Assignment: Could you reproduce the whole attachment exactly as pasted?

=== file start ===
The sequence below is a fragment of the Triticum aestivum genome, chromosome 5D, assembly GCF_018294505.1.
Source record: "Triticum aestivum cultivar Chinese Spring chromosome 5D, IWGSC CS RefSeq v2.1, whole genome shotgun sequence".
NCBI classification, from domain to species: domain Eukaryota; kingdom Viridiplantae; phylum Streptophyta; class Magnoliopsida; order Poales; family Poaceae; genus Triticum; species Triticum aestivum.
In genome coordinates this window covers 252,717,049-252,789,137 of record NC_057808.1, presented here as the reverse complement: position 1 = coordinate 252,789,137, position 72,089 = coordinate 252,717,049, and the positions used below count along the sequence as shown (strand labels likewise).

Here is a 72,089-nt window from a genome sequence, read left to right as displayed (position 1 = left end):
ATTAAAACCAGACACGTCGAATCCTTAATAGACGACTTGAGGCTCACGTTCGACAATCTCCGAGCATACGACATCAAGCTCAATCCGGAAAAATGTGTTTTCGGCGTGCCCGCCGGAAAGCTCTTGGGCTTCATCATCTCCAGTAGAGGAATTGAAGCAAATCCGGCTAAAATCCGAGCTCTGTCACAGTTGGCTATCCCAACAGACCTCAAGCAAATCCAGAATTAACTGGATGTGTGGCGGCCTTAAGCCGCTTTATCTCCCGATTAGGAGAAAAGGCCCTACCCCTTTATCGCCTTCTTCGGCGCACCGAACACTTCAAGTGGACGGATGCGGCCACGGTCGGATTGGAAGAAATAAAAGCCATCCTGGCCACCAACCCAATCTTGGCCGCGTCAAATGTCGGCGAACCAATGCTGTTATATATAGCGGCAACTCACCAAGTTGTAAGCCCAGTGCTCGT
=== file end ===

The sequence below is a fragment of the Triticum aestivum genome, chromosome 5D, assembly GCF_018294505.1.
Source record: "Triticum aestivum cultivar Chinese Spring chromosome 5D, IWGSC CS RefSeq v2.1, whole genome shotgun sequence".
NCBI classification, from domain to species: domain Eukaryota; kingdom Viridiplantae; phylum Streptophyta; class Magnoliopsida; order Poales; family Poaceae; genus Triticum; species Triticum aestivum.
In genome coordinates this window covers 252,717,049-252,789,137 of record NC_057808.1, presented here as the reverse complement: position 1 = coordinate 252,789,137, position 72,089 = coordinate 252,717,049, and the positions used below count along the sequence as shown (strand labels likewise).

Here is a 72,089-nt window from a genome sequence, read left to right as displayed (position 1 = left end):
ATTAAAACCAGACACGTCGAATCCTTAATAGACGACTTGAGGCTCACGTTCGACAATCTCCGAGCATACGACATCAAGCTCAATCCGGAAAAATGTGTTTTCGGCGTGCCCGCCGGAAAGCTCTTGGGCTTCATCATCTCCAGTAGAGGAATTGAAGCAAATCCGGCTAAAATCCGAGCTCTGTCACAGTTGGCTATCCCAACAGACCTCAAGCAAATCCAGAATTAACTGGATGTGTGGCGGCCTTAAGCCGCTTTATCTCCCGATTAGGAGAAAAGGCCCTACCCCTTTATCGCCTTCTTCGGCGCACCGAACACTTCAAGTGGACGGATGCGGCCACGGTCGGATTGGAAGAAATAAAAGCCATCCTGGCCACCAACCCAATCTTGGCCGCGTCAAATGTCGGCGAACCAATGCTGTTATATATAGCGGCAACTCACCAAGTTGTAAGCCCAGTGCTCGT